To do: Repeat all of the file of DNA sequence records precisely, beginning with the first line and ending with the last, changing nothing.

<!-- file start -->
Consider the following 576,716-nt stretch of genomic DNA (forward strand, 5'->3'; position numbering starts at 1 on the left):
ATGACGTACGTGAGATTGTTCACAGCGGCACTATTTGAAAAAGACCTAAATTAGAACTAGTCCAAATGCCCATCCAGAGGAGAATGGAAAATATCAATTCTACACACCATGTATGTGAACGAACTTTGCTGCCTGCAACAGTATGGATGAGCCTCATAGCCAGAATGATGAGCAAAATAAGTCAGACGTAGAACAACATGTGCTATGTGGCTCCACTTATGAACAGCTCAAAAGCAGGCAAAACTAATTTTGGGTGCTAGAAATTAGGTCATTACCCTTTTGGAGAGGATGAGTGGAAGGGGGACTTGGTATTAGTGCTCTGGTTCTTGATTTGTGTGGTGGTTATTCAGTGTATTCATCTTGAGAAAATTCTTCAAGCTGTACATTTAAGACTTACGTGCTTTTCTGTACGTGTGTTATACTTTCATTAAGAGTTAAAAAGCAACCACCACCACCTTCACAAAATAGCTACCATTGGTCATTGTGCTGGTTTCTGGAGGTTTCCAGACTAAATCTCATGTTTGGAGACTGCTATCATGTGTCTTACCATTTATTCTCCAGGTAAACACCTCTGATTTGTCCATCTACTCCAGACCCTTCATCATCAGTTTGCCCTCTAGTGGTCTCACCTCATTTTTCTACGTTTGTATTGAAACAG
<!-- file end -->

Consider the following 576,716-nt stretch of genomic DNA (forward strand, 5'->3'; position numbering starts at 1 on the left):
ATGACGTACGTGAGATTGTTCACAGCGGCACTATTTGAAAAAGACCTAAATTAGAACTAGTCCAAATGCCCATCCAGAGGAGAATGGAAAATATCAATTCTACACACCATGTATGTGAACGAACTTTGCTGCCTGCAACAGTATGGATGAGCCTCATAGCCAGAATGATGAGCAAAATAAGTCAGACGTAGAACAACATGTGCTATGTGGCTCCACTTATGAACAGCTCAAAAGCAGGCAAAACTAATTTTGGGTGCTAGAAATTAGGTCATTACCCTTTTGGAGAGGATGAGTGGAAGGGGGACTTGGTATTAGTGCTCTGGTTCTTGATTTGTGTGGTGGTTATTCAGTGTATTCATCTTGAGAAAATTCTTCAAGCTGTACATTTAAGACTTACGTGCTTTTCTGTACGTGTGTTATACTTTCATTAAGAGTTAAAAAGCAACCACCACCACCTTCACAAAATAGCTACCATTGGTCATTGTGCTGGTTTCTGGAGGTTTCCAGACTAAATCTCATGTTTGGAGACTGCTATCATGTGTCTTACCATTTATTCTCCAGGTAAACACCTCTGATTTGTCCATCTACTCCAGACCCTTCATCATCAGTTTGCCCTCTAGTGGTCTCACCTCATTTTTCTACGTTTGTATTGAAACAG